On the other hand, blind tasting tempts one to make guesses which may also be a distraction. Unless the tasting is not just blind but double-blind—when the reviewer has no idea whatsoever which wines are in the tasting—there’s a natural tendency to look for hallmarks of the known regions or producers in various bottles. That can lead to false assumptions that skew results more than non-blind tasting would have.
That’s why magazines’ office-based tastings are generally double-blind. They also have enough staff to be able to receive, catalog and pour bottles without involvement from the reviewers. Home-based reviewers can’t do that unless they have a part-time helper. [Reviewers may taste 50 wines per day, six days per week. Setting all that up is very time-consuming and even the most gracious spouse or friend won’t want to spend 20 hours a week doing that over the long term.]
Jon Bonné adds this on blind vs. non-blind, “One significant thing: When I looked at how Robert Parker and the Advocate was tasting, it was clear that they increasingly opted for non-blind tasting, often with the producers themselves. Context seemed to be more important. Over and over again, my conclusion was that non-blind tasting led to better criticism.” Bonné and Wine Advocate are famously at odds with each other. His praise for their methodology therefore speaks well of that system and Bonné’s own objectivity.
In reality, neither tasting method is perfect. What we see is that the method used depends on the practicality of tasting blind, the intended use of the evaluation and the intended audience.
If the critiques will be going into a large compendium of capsule reviews without much context, such as those found at the back of magazines, then blind tasting makes sense. It evens the playing field, creates the perception of fairness and most readers are simply looking for a list of solid wines from which to select a few bottles for purchase anyway.
The newsletters address a different type of buyer. These subscribers may be purchasing in case volumes or higher. They are looking at more expensive wines on average and have more concerns about aging potential, resale value, etc. Such readers are also more likely to be using their wines for formal tastings, perhaps verticals or horizontals. Then, the added context provided by a Galloni or Perotti-Brown educates and provides creates discussion points.
Wine evaluations for inclusion within a regional or producer profile are different still. This is the type of writing Ray Isle typically does for Food & Wine. In this case, readers are primarily interested in the story or learning about the overall topic. Notes on the wines are used almost adjectivally, adding color or supporting a broader point. Tasting non-blind does no harm and is often essential.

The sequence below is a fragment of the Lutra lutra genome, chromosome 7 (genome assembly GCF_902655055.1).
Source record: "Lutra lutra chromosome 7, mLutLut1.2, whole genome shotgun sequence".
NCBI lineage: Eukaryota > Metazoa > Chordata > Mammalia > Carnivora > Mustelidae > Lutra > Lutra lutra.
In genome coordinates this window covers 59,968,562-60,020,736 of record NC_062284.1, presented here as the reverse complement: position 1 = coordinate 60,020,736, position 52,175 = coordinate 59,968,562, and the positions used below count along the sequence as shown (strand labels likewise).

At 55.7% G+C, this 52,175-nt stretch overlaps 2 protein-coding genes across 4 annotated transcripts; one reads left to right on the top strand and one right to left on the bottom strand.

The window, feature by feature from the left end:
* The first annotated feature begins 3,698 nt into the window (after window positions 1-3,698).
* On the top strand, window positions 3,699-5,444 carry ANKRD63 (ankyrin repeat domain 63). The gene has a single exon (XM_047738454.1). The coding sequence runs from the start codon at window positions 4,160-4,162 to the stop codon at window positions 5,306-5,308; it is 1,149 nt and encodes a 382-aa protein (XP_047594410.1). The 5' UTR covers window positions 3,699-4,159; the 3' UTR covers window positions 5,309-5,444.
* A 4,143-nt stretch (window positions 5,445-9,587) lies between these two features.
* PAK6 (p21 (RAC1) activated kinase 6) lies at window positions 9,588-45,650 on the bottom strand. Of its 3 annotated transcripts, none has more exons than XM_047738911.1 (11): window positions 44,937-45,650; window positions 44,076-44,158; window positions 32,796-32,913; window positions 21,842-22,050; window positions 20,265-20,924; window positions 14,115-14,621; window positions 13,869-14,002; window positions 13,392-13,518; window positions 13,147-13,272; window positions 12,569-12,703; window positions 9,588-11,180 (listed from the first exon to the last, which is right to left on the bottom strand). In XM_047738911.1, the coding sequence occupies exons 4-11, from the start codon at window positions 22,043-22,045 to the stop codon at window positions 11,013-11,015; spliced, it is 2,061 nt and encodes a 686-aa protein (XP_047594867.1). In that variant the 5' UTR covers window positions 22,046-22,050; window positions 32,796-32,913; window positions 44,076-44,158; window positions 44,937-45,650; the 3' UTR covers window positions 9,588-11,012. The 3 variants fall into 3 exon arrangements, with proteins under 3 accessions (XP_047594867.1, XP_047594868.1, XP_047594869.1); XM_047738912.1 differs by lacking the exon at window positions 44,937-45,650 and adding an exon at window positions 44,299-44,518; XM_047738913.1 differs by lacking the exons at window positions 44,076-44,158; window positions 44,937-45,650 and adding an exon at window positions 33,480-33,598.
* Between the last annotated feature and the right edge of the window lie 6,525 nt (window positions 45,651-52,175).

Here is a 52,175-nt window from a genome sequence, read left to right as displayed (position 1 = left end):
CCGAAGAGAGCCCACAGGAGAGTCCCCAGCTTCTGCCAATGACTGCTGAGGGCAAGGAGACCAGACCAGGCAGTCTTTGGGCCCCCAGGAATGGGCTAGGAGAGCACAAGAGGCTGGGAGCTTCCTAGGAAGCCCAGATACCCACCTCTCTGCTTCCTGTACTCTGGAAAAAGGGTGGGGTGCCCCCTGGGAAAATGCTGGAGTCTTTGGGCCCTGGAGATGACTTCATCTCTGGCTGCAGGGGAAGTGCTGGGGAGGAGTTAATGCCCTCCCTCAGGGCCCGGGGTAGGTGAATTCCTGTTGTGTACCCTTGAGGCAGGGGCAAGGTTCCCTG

The good news is that, regardless of their tasting methodology, the vast majority of professional critics are just that—professional. They do very the best they can in every circumstance to be objective. Personal taste, be it for intense, mouth-filling wines or lithe, high-acid ones, plays a much larger role in the scores than does knowledge of producer, price point or region.
Follow NorCalWine on Twitter for wine news, information on events and more, or friend me on Facebook. This article is original to NorCalWine.com. Copyright 2014. Photo of blindfolded woman by Isarra. All rights reserved.
Robert Parker's Advice to Wine Writers
- General Interest
- Written by Fred Swan
- Created on Thursday, 06 March 2014 05:24
Given the quantity of articles last week on Robert Parker’s appearance at The Symposium for Professional Wine Writers, and the length of this one as it stands, I’m not doing the compleat review I’d intended here. Instead, I’m focusing on his advice to wine writers, which was intended to be one of the primary benefits to us of his talk.
Though some disagree, I believe Parker thought the issue through and was genuinely trying to be helpful. Wine writer Elin McCoy, who wrote the 2005 biography of Parker, The Emperor of Wine: The Rise of Robert M. Parker, Jr. and the Reign of American Taste, also attended the conference and saw his appearance similarly, “What struck me first was his clear desire to reach out to this group of wine writers, certainly generous given his current health issues. – i.e. back surgery, and he has bad knees, too.”
In his opening remarks last week, Parker said, “In the time that I have here today, I’d like to share as much information as I have because I want to see all of you succeed. I came out of basically nowhere… and never dreamed of the kind of success I would have…. I have some ideas how I got there and I want other people to succeed.”